Scaffolding Young Writers: A Writer's Workshop Approach available in Paperback
The goal of teaching writing is to create independent and self-motivated writers. When students write more often, they become better at writing. They acquire habits, skills, and strategies that enable them to learn more about the craft of writing. Yet they require the guidance and support of a more knowledgeable person who understands the writing process, the changes over time in writing development, and specific techniques and procedures for teaching writing.
In Scaffolding Young Writers: A Writers' Workshop Approach, Linda J. Dorn and Carla Soffos present a clear road map for implementing writers' workshop in the primary grades.
Adopting an apprenticeship approach, the authors show how explicit teaching, good models, clear demonstrations, established routines, assisted teaching followed by independent practice, and self-regulated learning are all fundamental in establishing a successful writers' workshop. There is a detailed chapter on organizing for writers' workshop, including materials, components, routines, and procedures. Other chapters provide explicit guidelines for designing productive mini-lessons and student conferences.
Scaffolding Young Writers also features:an overview of how children become writers;analyses of students' samples according to informal and formal writing assessments;writing checklists, benchmark behaviors, and rubrics based on national standards;examples of teaching interactions during mini-lessons and writing conferences;illustrations of completed forms and checklists with detailed descriptions, and blank reproducible forms in the appendix for classroom use.
Instruction is linked with assessment throughout the book, so that all teaching interactions are grounded in what children already know and what they need to know as they develop into independent writers.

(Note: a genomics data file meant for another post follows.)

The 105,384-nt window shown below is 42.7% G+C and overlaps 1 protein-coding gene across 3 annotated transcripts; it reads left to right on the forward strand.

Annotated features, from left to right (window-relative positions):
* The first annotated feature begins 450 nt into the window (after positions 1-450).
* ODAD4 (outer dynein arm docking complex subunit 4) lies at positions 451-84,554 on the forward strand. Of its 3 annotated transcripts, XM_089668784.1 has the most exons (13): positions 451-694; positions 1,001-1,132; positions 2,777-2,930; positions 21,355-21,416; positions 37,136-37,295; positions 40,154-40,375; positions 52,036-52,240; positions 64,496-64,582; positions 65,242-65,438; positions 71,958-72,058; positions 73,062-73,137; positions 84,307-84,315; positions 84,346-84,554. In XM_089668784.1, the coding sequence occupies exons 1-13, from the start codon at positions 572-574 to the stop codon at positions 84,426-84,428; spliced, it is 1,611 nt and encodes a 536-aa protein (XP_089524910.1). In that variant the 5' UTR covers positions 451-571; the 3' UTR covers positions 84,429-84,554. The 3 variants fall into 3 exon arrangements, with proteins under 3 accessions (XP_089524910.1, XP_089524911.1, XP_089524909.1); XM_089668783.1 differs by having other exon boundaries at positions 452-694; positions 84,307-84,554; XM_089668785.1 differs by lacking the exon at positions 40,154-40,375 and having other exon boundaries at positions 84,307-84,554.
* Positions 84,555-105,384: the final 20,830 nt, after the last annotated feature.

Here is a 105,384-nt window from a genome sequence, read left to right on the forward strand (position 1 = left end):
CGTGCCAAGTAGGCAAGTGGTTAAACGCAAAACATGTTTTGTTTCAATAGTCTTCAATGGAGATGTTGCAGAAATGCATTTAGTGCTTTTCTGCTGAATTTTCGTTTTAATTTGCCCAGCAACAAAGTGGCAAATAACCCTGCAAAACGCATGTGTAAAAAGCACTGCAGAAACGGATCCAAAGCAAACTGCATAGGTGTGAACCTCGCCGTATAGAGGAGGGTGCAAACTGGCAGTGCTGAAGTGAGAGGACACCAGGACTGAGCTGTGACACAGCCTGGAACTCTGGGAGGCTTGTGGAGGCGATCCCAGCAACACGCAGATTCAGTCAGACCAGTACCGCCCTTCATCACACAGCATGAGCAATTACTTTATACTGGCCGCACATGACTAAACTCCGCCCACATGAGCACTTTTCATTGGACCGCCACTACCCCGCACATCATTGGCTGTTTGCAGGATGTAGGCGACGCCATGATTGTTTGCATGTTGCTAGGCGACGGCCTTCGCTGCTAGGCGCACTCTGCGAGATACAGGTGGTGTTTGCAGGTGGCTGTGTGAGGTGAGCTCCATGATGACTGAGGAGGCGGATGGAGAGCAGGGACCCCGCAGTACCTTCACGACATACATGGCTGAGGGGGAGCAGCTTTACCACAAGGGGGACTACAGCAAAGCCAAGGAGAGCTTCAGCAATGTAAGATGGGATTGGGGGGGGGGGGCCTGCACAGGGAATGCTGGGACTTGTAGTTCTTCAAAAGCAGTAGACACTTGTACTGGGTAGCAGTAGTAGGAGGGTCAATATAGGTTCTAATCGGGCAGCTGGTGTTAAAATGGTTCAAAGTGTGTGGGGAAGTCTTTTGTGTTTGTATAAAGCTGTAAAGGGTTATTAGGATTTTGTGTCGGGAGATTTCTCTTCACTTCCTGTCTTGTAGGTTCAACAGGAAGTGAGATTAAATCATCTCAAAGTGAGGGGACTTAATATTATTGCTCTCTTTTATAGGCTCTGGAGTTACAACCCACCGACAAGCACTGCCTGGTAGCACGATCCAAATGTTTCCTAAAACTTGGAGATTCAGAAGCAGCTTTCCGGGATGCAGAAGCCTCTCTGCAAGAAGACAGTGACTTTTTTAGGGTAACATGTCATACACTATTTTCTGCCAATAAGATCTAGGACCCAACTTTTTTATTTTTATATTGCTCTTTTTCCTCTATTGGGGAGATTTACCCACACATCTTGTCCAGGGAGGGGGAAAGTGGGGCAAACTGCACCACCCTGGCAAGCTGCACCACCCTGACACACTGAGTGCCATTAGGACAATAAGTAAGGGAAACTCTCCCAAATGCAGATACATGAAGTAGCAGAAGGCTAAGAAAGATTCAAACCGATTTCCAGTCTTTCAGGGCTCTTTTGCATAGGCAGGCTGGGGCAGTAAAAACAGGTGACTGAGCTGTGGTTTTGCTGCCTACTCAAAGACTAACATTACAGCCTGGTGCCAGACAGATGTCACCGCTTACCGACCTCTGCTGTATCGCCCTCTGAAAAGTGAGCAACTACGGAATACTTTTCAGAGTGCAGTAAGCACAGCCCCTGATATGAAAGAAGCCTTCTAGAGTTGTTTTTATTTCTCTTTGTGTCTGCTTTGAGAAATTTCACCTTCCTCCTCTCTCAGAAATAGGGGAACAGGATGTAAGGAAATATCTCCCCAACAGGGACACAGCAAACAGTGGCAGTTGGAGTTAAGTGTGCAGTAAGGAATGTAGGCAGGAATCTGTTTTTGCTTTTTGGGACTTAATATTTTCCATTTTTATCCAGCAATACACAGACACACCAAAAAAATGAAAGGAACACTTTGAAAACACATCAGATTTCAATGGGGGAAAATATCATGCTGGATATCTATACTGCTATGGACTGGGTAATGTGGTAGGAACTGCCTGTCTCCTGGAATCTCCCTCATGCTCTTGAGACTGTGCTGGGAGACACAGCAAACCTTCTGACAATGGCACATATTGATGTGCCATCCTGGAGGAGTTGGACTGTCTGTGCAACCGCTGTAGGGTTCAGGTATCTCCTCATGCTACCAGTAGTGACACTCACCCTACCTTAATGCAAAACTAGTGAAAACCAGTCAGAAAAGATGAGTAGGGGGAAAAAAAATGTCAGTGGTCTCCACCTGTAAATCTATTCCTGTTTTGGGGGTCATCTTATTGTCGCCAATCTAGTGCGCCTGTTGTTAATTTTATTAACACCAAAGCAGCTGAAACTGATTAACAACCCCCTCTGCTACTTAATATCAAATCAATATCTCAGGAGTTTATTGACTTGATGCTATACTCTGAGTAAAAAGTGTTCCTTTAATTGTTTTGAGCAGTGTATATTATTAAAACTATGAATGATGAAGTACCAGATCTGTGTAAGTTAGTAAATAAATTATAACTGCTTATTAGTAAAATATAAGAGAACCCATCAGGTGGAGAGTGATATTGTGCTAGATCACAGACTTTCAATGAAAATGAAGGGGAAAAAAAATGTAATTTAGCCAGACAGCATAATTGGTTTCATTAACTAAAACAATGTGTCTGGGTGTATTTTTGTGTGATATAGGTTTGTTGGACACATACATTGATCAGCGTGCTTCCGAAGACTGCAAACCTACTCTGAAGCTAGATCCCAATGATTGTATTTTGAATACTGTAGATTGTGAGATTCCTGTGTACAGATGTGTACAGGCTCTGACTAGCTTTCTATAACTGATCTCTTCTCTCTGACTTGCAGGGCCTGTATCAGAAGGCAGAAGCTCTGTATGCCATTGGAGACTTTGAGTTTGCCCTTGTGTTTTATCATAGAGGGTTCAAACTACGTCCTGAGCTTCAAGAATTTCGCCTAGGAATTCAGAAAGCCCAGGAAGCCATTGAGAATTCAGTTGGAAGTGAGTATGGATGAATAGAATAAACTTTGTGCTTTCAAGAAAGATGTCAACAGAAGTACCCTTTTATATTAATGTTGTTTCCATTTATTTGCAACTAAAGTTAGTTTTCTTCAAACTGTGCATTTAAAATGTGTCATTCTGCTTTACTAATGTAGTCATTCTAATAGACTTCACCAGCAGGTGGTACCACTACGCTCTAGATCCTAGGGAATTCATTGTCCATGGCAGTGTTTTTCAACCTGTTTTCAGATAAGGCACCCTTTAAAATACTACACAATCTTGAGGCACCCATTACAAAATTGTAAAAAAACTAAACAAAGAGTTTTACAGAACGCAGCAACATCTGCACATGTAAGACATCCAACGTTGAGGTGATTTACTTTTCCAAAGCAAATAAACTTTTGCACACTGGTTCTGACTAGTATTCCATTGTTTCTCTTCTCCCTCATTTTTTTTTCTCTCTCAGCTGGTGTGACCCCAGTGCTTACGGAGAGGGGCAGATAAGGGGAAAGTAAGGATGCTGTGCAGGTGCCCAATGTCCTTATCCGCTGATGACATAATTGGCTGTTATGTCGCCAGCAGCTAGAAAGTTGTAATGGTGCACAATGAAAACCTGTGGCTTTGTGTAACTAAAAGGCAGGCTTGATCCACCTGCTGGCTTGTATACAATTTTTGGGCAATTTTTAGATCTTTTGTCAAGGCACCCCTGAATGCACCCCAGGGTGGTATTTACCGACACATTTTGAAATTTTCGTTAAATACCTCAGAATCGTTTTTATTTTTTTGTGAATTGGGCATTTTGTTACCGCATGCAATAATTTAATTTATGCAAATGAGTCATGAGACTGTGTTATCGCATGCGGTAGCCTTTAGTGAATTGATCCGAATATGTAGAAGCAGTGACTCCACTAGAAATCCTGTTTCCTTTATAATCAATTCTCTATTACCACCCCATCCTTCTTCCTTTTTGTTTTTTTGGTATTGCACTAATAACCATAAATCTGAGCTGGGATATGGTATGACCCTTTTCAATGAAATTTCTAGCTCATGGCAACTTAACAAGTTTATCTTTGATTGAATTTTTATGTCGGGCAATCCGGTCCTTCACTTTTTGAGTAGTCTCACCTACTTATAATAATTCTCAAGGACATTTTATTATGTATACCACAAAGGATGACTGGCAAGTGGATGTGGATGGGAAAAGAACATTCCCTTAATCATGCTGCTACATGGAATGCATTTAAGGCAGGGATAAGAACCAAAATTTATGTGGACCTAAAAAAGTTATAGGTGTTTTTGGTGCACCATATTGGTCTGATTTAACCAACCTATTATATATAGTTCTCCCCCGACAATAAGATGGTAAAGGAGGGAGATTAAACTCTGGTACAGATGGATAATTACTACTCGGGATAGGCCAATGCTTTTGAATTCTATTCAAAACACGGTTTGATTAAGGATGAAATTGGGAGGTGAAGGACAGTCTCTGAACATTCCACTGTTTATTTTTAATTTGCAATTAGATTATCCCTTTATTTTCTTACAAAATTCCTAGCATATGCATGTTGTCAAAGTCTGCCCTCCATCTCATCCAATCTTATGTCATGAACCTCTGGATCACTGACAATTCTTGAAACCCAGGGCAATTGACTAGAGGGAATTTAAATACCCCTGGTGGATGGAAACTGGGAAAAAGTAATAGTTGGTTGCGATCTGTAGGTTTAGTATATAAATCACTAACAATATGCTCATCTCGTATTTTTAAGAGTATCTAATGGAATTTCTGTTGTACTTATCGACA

|Edition description:||New Edition|
|Product dimensions:||8.00(w) x 10.00(h) x 0.38(d)|
About the Author
Linda Dorn is a professor of reading education at the University of Arkansas at Little Rock, where she is the director of the UALR Center for Literacy. She teaches graduate classes in literacy theory, research, classroom practice, and literacy leadership.
She has twenty seven years of experience in education, including teaching at the elementary, intermediate, and college levels. Linda is the primary developer and lead trainer of the Partnerships in Comprehensive Literacy Model, a nationally recognized model that uses literacy coaches as agents of change. She has worked with many school districts across the United States and she has collaborated with several state departments on comprehensive literacy initiatives.
She believes that school-embedded professional development is critical for supporting teachers in new learning. "The schools described in all our books use this approach for improving classroom instruction and student achievement. Our teachers use book clubs, literacy team meetings, and professional study groups."
When writing a book, Linda's goal is to mesh theory and practice into a readable text. "I enjoy writing with my coauthor, Carla Soffos, who is also my friend and teaching colleague. We have developed a great working relationship."
Linda is a native of Tennessee and received her Ph.D. in reading from Texas Women's University. She is married with three children, two stepdaughters, and five grandchildren.